If Dalton Roach gets to the major leagues, he will have some stories to tell about the adversity he overcame to get there.
Those include starting his professional career in independent baseball before signing with the Cardinals as an undrafted free agent in 2019.
And how about being bitten by a bear after a face-to-face encounter while deer hunting last winter in rural Wisconsin?
More on that shortly.
As the Springfield Cardinals’ 2022 season hits the home stretch, Roach is becoming known for being more than the dude who survived the scary showdown with the wild animal.
Move to bullpen an opportunity, not a demotion
A starting pitcher most of his professional career, Roach has been flourishing in a bullpen role the second half of the season. He’s earned six saves with a 2.72 earned run average since moving to relief, with a sparking 40-to-4 strikeout-to-walk ratio.
“Overall, the season’s been a lot better lately,” Roach said Tuesday before the Cardinals faced San Antonio at Hammons Field to open the final home series of the season. “I was starting at the beginning of the year. It was kind of hit-and-miss. I had some good outings and some not-so-good outings.
“Once I got moved into the bullpen, it’s been a pretty good transition. I think I’ve thrown pretty well in this role so far. I think the biggest thing was to embrace it right away and not look at it like a demotion. I just looked at it as an opportunity.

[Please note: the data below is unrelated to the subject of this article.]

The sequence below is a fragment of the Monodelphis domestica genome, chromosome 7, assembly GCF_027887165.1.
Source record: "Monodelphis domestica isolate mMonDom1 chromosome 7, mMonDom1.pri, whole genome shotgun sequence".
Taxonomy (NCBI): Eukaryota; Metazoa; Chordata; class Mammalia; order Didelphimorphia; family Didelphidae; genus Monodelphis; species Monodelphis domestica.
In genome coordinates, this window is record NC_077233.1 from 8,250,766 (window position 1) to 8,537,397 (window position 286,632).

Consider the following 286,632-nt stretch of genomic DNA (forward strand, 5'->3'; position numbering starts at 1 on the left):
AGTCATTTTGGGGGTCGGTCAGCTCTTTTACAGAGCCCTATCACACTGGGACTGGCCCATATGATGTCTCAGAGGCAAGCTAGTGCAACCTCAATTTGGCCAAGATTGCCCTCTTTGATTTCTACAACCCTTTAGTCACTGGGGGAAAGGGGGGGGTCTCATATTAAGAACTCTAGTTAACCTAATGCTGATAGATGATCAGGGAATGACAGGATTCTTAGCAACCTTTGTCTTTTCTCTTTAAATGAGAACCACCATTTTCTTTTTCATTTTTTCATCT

“Go out and get outs. That’s how I approached it.”
Fastball key to his success
The 26-year-old right-hander has given a lift to a bullpen that has seen multiple pitchers serving as the closer, including Freddie Pacheco and Ryan Loutos, promoted to Triple-A Memphis this season.
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Brian Mahaffey has served as team physician for Missouri State and coordinator of medical services for the St. Louis Cardinals. Now he’s a member of the Springfield Area Sports Hall of Fame.
Roach has been able to utilize his fastball aggressively and go right after opposing hitters. Manager Jose Leger said Roach’s strike-throwing ability is natural in the closer’s role.
“He’s a pitcher that we trust,” Leger said. “He’s not afraid to go after hitters. He trusts his fastball and it really plays up in the strike zone. He does a good job of throwing strikes and we’ve been using him late in games and he’s been responding. He’s been good in that role.”
Adjusting his pre-game routine
Roach said the biggest adjustment he’s had to make is with the pre-game routine, with the mindset that he has to prepare as if he could pitch on any given day. There is less long-toss or high-intensity throwing before games.
The 6-foot-2, 218-pound former Minnesota State-Mankato standout started 19 times in 24 appearances for Springfield in 2021. This year, 25 of his 36 appearances have been in relief. That includes one inning in a brief call-up to Memphis.
“You definitely have to stay a lot more locked in day-in and day-out as a reliever,” he said. “You maybe lower the volume and do everything as efficiently as you can get it done. It changes up the days you do high-intent throwing.